|Posted on May 20, 2015 at 6:35 AM|
With the Ebola outbreak, the Research and Monitoring team of the Gola Rainforest National Park had to stop activities very suddenly last year and had no choice than to leave camera traps behind. The team has now resumed their work in full and retrieved some of these camera traps, despite some being stolen and others damaged beyond repair because of the humidity. When going through the imagery, we had this fantastic picture of a Pygmy Hipp within the National Park! An encouraging and positive note in the Ebola recovery context.
|Posted on May 13, 2015 at 9:50 AM|
|Posted on May 12, 2015 at 9:50 AM|
Gola is now on Twitter, @golarainforest. Please follow us to get all the latest news from the Greater Gola Landscape, whether it be in Sierra Leone or Liberia! Happy tweet!
|Posted on April 10, 2015 at 11:30 AM||comments (0)|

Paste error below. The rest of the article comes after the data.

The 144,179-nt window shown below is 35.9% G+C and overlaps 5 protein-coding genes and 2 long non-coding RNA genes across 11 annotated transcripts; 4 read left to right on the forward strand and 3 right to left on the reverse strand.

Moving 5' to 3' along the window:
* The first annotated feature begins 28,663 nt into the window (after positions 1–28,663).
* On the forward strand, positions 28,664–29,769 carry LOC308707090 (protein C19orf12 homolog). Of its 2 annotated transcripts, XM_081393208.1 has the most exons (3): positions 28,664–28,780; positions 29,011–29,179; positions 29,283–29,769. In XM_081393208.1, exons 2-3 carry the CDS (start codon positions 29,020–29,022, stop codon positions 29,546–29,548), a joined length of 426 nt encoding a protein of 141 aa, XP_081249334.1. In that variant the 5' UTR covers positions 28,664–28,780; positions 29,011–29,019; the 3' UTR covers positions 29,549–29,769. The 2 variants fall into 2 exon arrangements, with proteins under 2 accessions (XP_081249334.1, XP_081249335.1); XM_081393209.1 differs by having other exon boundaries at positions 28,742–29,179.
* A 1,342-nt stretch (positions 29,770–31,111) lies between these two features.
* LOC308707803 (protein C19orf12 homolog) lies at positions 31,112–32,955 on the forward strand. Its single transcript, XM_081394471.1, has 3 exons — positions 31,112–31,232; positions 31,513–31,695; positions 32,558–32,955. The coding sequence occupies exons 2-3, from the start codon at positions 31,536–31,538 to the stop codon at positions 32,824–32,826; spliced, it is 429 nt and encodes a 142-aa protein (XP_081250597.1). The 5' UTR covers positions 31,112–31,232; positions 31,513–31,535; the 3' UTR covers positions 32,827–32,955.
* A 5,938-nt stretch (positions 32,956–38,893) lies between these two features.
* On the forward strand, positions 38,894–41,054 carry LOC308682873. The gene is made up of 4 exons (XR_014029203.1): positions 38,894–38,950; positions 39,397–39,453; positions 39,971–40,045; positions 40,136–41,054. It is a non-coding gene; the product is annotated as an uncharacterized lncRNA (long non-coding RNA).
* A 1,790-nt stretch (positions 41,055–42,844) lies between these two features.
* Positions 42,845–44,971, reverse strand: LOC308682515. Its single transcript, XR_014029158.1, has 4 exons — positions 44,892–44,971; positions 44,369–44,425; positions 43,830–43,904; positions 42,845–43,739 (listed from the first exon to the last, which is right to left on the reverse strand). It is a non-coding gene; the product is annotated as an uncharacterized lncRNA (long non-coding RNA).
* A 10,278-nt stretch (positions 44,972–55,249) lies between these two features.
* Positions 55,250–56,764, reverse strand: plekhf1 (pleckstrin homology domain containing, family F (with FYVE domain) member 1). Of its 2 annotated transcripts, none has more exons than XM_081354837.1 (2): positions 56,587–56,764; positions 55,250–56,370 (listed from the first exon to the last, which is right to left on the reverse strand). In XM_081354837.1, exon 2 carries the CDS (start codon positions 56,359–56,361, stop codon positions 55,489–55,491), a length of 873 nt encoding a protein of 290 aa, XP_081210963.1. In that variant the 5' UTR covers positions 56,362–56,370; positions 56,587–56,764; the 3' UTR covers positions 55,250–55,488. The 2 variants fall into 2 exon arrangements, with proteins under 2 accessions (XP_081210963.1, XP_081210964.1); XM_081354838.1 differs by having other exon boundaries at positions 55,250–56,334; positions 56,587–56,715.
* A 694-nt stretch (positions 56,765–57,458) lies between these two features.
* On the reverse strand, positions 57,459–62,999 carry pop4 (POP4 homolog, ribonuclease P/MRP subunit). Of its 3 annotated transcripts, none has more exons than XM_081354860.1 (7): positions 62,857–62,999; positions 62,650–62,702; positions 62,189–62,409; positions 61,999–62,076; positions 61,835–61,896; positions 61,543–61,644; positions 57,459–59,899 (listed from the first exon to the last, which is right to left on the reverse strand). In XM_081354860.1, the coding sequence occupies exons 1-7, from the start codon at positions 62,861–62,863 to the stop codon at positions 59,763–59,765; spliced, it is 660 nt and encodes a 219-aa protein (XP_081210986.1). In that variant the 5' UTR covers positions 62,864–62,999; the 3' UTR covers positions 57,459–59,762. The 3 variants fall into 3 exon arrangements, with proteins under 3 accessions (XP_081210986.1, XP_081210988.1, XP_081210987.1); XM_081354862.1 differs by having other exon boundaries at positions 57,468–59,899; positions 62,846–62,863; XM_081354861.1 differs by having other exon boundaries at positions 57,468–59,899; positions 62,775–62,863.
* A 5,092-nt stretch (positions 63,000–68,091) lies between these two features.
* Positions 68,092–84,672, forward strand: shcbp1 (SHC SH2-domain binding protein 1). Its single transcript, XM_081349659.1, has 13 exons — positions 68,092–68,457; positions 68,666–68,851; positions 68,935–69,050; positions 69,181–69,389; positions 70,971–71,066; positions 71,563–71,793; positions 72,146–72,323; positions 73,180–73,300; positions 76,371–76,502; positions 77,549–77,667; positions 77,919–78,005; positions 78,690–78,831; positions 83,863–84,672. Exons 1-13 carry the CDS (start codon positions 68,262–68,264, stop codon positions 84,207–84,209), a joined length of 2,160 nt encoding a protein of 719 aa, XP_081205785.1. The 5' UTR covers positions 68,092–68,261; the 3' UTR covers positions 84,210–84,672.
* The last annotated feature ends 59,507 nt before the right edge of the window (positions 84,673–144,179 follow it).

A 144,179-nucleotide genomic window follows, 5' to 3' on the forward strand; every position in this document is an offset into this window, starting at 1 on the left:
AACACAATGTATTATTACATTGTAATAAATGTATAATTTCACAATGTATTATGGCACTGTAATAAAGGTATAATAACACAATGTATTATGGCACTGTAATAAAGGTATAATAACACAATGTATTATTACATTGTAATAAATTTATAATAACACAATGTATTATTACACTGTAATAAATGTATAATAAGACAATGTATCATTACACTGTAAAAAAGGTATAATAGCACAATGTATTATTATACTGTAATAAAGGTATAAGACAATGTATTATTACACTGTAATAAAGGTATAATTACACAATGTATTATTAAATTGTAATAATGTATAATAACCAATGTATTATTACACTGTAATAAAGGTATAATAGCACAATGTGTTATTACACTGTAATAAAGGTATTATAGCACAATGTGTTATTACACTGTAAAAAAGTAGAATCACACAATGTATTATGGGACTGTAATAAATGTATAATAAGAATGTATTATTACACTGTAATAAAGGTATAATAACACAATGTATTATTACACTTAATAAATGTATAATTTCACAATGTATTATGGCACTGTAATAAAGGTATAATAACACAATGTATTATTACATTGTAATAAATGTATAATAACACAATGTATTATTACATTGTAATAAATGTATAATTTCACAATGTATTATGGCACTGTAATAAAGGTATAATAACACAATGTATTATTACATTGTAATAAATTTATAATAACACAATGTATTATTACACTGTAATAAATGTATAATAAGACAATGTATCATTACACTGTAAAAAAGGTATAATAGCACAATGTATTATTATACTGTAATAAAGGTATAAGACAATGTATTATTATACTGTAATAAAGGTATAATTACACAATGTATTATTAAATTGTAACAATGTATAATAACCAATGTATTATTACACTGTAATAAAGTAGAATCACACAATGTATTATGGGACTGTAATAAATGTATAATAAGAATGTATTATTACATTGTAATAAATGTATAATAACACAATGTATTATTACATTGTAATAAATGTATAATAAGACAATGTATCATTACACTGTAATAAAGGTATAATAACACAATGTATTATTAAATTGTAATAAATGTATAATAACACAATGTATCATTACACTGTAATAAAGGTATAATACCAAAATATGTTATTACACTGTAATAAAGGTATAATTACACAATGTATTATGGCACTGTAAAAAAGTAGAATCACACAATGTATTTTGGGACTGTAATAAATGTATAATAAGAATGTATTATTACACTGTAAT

The past year has been one of the most difficult years for the Gola team and the forest edge communities ever since the programme started. The Ebola outbreak has been responsible for over 10,000 deaths across West Africa, having huge longer term repercussions. However, 2 of the 3 Gola districts have been declared Ebola-free and the third has had no new cases in the last weeks, which is why we are now resuming our work in full. Everyone has attended extensive Health and Safety trainings and we shall be acting with great caution and keep monitoring any developments very carefully. Our first task will be to assess the longer term impacts of this crisis and sadly threats from unsustainable and unlawful activities are likely to increase as they offer short-term gains to desparate local communities. The threat for such practices is of particular concern and will require our full attention. 2015 promises to be a pivotal year for Gola and will also mark a 25th anniversary! In the meantime, our partners from Kew informed us that a species previously collected had now been identified as Sericanthe adamii (N.Hallé) Robbr (Rubiaceae), a very rare species which we believe to be the very first record for Sierra Leone!